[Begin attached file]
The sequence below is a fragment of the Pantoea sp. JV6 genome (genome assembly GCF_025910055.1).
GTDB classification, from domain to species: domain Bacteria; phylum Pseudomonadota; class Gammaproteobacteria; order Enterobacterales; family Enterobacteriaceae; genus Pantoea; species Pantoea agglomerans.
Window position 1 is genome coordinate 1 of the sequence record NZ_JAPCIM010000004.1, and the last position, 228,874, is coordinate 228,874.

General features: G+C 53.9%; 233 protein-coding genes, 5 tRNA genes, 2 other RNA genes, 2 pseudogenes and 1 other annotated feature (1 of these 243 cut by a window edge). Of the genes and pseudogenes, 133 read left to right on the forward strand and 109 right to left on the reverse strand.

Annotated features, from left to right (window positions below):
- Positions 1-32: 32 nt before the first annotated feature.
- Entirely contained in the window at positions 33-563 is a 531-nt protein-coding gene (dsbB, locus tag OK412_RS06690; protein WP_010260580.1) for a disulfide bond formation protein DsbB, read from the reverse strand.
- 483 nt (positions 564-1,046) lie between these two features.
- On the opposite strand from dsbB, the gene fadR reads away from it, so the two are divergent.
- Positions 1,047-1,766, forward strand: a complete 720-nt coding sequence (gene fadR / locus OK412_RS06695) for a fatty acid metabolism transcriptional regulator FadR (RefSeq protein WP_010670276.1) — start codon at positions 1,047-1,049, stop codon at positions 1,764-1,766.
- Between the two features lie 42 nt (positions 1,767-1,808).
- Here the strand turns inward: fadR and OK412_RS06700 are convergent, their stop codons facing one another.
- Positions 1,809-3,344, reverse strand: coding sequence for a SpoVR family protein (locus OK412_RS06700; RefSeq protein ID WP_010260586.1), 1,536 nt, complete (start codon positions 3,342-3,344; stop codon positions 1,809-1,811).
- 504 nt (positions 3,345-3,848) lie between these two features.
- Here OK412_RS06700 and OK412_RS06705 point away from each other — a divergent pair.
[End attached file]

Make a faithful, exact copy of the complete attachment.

The sequence below is a fragment of the Pantoea sp. JV6 genome (genome assembly GCF_025910055.1).
GTDB classification, from domain to species: domain Bacteria; phylum Pseudomonadota; class Gammaproteobacteria; order Enterobacterales; family Enterobacteriaceae; genus Pantoea; species Pantoea agglomerans.
Window position 1 is genome coordinate 1 of the sequence record NZ_JAPCIM010000004.1, and the last position, 228,874, is coordinate 228,874.

General features: G+C 53.9%; 233 protein-coding genes, 5 tRNA genes, 2 other RNA genes, 2 pseudogenes and 1 other annotated feature (1 of these 243 cut by a window edge). Of the genes and pseudogenes, 133 read left to right on the forward strand and 109 right to left on the reverse strand.

Annotated features, from left to right (window positions below):
- Positions 1-32: 32 nt before the first annotated feature.
- Entirely contained in the window at positions 33-563 is a 531-nt protein-coding gene (dsbB, locus tag OK412_RS06690; protein WP_010260580.1) for a disulfide bond formation protein DsbB, read from the reverse strand.
- 483 nt (positions 564-1,046) lie between these two features.
- On the opposite strand from dsbB, the gene fadR reads away from it, so the two are divergent.
- Positions 1,047-1,766, forward strand: a complete 720-nt coding sequence (gene fadR / locus OK412_RS06695) for a fatty acid metabolism transcriptional regulator FadR (RefSeq protein WP_010670276.1) — start codon at positions 1,047-1,049, stop codon at positions 1,764-1,766.
- Between the two features lie 42 nt (positions 1,767-1,808).
- Here the strand turns inward: fadR and OK412_RS06700 are convergent, their stop codons facing one another.
- Positions 1,809-3,344, reverse strand: coding sequence for a SpoVR family protein (locus OK412_RS06700; RefSeq protein ID WP_010260586.1), 1,536 nt, complete (start codon positions 3,342-3,344; stop codon positions 1,809-1,811).
- 504 nt (positions 3,345-3,848) lie between these two features.
- Here OK412_RS06700 and OK412_RS06705 point away from each other — a divergent pair.